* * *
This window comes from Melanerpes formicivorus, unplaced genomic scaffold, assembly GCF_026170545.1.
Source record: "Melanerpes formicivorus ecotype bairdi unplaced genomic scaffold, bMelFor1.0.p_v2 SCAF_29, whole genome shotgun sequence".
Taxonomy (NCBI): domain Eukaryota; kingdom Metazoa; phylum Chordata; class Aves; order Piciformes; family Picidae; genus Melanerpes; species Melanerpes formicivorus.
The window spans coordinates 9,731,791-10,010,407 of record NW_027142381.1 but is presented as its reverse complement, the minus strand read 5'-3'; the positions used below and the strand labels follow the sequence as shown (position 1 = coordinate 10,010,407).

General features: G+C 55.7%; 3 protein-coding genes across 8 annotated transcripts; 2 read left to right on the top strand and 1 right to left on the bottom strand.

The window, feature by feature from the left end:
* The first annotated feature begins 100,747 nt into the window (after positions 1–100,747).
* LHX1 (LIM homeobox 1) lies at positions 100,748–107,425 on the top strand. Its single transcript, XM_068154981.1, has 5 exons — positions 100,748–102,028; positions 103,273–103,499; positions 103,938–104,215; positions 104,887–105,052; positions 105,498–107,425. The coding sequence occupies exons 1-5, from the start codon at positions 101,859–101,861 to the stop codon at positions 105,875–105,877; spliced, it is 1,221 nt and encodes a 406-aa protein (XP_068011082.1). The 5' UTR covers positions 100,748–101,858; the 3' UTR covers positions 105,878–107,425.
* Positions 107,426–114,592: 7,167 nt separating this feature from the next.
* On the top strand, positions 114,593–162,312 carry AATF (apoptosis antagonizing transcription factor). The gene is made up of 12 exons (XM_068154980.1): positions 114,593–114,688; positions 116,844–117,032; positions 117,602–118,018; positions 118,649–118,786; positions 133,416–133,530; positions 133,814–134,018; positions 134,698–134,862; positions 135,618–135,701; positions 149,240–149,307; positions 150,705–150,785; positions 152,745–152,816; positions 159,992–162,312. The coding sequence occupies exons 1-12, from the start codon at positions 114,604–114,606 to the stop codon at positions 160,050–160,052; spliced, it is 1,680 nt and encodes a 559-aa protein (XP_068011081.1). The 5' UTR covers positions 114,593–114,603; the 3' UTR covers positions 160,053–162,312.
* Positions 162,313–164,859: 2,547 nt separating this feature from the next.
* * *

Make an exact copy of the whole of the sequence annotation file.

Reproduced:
This window comes from Melanerpes formicivorus, unplaced genomic scaffold, assembly GCF_026170545.1.
Source record: "Melanerpes formicivorus ecotype bairdi unplaced genomic scaffold, bMelFor1.0.p_v2 SCAF_29, whole genome shotgun sequence".
Taxonomy (NCBI): domain Eukaryota; kingdom Metazoa; phylum Chordata; class Aves; order Piciformes; family Picidae; genus Melanerpes; species Melanerpes formicivorus.
The window spans coordinates 9,731,791-10,010,407 of record NW_027142381.1 but is presented as its reverse complement, the minus strand read 5'-3'; the positions used below and the strand labels follow the sequence as shown (position 1 = coordinate 10,010,407).

General features: G+C 55.7%; 3 protein-coding genes across 8 annotated transcripts; 2 read left to right on the top strand and 1 right to left on the bottom strand.

The window, feature by feature from the left end:
* The first annotated feature begins 100,747 nt into the window (after positions 1–100,747).
* LHX1 (LIM homeobox 1) lies at positions 100,748–107,425 on the top strand. Its single transcript, XM_068154981.1, has 5 exons — positions 100,748–102,028; positions 103,273–103,499; positions 103,938–104,215; positions 104,887–105,052; positions 105,498–107,425. The coding sequence occupies exons 1-5, from the start codon at positions 101,859–101,861 to the stop codon at positions 105,875–105,877; spliced, it is 1,221 nt and encodes a 406-aa protein (XP_068011082.1). The 5' UTR covers positions 100,748–101,858; the 3' UTR covers positions 105,878–107,425.
* Positions 107,426–114,592: 7,167 nt separating this feature from the next.
* On the top strand, positions 114,593–162,312 carry AATF (apoptosis antagonizing transcription factor). The gene is made up of 12 exons (XM_068154980.1): positions 114,593–114,688; positions 116,844–117,032; positions 117,602–118,018; positions 118,649–118,786; positions 133,416–133,530; positions 133,814–134,018; positions 134,698–134,862; positions 135,618–135,701; positions 149,240–149,307; positions 150,705–150,785; positions 152,745–152,816; positions 159,992–162,312. The coding sequence occupies exons 1-12, from the start codon at positions 114,604–114,606 to the stop codon at positions 160,050–160,052; spliced, it is 1,680 nt and encodes a 559-aa protein (XP_068011081.1). The 5' UTR covers positions 114,593–114,603; the 3' UTR covers positions 160,053–162,312.
* Positions 162,313–164,859: 2,547 nt separating this feature from the next.